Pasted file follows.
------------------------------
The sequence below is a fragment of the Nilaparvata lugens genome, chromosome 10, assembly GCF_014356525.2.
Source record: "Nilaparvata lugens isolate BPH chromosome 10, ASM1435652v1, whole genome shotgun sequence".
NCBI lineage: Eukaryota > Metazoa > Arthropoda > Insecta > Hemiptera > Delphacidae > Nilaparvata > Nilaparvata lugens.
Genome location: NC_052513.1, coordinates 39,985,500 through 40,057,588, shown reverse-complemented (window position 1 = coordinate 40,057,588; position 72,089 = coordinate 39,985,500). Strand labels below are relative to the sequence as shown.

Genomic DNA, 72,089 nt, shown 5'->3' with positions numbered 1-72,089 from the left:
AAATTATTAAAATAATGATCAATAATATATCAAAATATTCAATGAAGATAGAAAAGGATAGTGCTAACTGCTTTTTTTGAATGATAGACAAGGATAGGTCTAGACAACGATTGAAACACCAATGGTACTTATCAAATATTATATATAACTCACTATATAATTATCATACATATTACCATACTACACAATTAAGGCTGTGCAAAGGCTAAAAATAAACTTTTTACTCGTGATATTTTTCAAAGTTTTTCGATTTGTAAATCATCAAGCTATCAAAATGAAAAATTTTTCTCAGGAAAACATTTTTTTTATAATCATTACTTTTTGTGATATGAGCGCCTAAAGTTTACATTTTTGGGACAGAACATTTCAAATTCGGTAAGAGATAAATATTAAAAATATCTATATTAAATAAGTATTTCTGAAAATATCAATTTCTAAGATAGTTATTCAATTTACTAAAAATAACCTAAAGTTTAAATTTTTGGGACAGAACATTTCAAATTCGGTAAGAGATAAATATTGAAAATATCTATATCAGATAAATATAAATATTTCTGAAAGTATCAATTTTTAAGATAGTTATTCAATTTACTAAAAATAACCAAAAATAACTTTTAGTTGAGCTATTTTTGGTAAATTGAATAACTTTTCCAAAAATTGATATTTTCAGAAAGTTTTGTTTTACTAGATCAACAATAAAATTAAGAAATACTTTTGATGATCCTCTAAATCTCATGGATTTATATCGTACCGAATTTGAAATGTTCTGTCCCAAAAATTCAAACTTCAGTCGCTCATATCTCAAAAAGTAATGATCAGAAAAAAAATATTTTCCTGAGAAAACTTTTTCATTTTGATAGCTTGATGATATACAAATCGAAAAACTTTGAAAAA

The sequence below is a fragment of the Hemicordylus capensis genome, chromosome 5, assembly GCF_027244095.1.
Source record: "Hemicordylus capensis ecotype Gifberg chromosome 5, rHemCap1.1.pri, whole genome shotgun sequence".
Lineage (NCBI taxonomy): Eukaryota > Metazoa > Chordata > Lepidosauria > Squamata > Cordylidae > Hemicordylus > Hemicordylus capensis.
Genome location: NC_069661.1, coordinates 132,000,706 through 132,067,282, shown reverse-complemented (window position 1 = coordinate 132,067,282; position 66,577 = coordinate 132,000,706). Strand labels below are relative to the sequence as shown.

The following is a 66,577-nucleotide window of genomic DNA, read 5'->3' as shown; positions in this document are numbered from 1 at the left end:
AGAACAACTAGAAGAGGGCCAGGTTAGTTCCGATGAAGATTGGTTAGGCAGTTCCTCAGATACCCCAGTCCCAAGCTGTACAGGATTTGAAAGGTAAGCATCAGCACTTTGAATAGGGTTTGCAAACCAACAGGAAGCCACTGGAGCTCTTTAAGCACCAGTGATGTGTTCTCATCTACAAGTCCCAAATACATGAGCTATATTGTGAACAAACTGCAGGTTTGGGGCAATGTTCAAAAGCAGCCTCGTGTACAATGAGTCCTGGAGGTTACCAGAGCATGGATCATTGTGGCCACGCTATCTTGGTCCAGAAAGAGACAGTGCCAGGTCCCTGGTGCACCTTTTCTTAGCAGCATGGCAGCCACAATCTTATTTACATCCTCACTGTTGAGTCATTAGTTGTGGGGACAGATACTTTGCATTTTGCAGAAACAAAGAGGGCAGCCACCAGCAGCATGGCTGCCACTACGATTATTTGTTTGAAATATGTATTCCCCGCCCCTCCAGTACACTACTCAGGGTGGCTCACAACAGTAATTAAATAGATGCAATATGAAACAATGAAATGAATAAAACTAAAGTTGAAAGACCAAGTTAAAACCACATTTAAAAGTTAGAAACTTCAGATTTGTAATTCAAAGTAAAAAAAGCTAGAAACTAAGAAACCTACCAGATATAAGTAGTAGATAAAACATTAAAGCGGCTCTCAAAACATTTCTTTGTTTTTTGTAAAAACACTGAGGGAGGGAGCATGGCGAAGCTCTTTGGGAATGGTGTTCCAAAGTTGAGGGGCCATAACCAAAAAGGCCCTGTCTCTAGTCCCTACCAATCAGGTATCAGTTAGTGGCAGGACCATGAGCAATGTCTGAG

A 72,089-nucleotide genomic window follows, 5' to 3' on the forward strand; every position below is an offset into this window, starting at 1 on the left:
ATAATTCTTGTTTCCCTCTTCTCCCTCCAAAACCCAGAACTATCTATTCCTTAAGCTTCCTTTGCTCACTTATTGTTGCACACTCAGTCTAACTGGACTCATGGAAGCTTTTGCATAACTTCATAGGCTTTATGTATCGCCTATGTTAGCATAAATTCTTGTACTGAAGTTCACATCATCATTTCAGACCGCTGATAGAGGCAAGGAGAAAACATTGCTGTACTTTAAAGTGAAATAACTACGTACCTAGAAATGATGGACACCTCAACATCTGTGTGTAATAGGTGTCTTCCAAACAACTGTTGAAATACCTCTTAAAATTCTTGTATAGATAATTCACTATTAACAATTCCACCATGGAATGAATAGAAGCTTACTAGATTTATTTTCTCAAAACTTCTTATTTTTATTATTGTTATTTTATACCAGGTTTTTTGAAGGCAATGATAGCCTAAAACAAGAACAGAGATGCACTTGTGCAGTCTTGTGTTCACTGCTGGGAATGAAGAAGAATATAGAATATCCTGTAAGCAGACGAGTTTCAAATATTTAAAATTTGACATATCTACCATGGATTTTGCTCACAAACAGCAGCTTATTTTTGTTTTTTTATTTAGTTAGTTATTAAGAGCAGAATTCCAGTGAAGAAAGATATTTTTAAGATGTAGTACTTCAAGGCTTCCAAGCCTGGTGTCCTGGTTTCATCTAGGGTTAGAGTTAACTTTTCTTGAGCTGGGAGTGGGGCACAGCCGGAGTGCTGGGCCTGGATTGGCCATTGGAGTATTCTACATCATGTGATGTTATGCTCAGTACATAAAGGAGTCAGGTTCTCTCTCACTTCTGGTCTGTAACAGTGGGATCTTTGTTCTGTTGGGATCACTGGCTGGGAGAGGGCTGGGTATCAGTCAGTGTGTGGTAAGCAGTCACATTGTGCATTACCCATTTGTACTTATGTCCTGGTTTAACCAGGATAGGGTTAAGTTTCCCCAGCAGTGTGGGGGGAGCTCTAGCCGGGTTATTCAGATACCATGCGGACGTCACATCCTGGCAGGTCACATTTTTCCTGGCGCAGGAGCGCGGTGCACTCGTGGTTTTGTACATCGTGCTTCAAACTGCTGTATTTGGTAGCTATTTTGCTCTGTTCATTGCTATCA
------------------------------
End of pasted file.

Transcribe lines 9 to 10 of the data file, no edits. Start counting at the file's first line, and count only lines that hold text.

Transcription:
Lineage (NCBI taxonomy): Eukaryota > Metazoa > Chordata > Lepidosauria > Squamata > Cordylidae > Hemicordylus > Hemicordylus capensis.
Genome location: NC_069661.1, coordinates 132,000,706 through 132,067,282, shown reverse-complemented (window position 1 = coordinate 132,067,282; position 66,577 = coordinate 132,000,706). Strand labels below are relative to the sequence as shown.